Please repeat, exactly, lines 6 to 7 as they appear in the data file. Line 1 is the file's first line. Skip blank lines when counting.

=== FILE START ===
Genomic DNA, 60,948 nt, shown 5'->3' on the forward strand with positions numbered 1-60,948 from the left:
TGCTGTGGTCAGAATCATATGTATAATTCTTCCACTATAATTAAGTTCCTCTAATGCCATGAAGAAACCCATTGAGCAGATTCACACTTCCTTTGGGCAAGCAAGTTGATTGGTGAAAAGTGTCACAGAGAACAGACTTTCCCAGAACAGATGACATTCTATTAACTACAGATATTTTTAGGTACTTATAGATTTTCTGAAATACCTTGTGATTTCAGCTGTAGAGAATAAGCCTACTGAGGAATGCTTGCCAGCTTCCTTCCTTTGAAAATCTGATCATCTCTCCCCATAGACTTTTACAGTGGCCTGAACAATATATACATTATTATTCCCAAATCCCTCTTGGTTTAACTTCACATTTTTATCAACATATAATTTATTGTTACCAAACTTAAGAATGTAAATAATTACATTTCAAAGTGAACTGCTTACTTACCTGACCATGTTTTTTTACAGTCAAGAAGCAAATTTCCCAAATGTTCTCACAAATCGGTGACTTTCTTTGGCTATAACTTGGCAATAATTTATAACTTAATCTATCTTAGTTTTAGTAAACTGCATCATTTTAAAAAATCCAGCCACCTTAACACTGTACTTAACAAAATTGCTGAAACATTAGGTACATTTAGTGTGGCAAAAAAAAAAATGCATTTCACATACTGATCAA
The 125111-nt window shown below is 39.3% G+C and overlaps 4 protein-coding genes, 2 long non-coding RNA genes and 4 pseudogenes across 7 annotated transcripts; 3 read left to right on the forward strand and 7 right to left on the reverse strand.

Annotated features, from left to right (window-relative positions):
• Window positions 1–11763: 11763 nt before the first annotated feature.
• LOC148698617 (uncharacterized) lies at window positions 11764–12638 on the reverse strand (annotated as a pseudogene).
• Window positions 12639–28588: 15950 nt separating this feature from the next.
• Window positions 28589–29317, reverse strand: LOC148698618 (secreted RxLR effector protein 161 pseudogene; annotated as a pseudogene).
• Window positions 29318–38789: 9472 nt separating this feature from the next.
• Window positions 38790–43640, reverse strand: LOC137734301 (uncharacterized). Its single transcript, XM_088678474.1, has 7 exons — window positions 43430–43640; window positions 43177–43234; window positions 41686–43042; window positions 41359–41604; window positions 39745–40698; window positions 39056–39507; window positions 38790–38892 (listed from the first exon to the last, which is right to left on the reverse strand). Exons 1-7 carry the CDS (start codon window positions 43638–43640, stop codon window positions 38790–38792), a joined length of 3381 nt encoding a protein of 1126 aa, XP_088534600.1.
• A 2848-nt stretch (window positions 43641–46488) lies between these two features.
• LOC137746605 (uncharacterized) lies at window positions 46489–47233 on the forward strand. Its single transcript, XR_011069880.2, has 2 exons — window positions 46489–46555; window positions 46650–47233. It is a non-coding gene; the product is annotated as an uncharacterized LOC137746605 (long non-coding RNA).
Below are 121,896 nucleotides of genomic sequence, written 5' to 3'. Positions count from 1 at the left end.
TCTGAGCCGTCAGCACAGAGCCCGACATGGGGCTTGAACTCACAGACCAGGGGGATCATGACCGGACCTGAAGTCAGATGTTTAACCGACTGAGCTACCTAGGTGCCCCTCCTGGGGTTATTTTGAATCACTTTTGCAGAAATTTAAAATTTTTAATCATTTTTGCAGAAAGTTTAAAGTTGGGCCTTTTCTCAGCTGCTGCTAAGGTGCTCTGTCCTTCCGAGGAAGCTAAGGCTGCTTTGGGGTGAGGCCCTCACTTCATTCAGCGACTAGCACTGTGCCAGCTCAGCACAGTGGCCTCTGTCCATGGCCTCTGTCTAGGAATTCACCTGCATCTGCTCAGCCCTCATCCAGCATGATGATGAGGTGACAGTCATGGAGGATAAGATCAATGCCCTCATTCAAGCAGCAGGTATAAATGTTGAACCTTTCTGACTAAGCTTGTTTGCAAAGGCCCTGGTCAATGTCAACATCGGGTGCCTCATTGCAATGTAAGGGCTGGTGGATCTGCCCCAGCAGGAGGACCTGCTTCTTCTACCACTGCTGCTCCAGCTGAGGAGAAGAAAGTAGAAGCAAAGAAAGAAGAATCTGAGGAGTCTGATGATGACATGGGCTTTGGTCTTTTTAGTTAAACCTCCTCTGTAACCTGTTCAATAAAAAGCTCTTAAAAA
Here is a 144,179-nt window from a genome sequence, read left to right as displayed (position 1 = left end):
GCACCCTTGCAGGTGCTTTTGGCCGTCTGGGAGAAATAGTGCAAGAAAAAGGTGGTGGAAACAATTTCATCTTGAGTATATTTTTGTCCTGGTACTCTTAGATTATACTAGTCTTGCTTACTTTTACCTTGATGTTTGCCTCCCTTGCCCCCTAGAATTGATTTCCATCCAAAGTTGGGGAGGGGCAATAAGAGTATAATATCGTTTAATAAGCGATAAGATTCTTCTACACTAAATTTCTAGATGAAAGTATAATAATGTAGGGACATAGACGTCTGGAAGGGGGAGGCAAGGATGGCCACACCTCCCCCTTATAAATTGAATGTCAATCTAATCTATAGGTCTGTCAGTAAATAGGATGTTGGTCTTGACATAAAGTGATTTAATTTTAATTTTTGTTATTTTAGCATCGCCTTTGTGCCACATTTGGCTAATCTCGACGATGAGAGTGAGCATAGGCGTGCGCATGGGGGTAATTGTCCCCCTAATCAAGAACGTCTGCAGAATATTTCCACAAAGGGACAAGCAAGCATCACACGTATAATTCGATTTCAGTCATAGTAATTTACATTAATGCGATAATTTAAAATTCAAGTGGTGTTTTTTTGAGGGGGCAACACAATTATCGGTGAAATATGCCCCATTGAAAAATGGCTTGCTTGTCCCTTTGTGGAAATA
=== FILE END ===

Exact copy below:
• LOC148698617 (uncharacterized) lies at window positions 11764–12638 on the reverse strand (annotated as a pseudogene).
• Window positions 12639–28588: 15950 nt separating this feature from the next.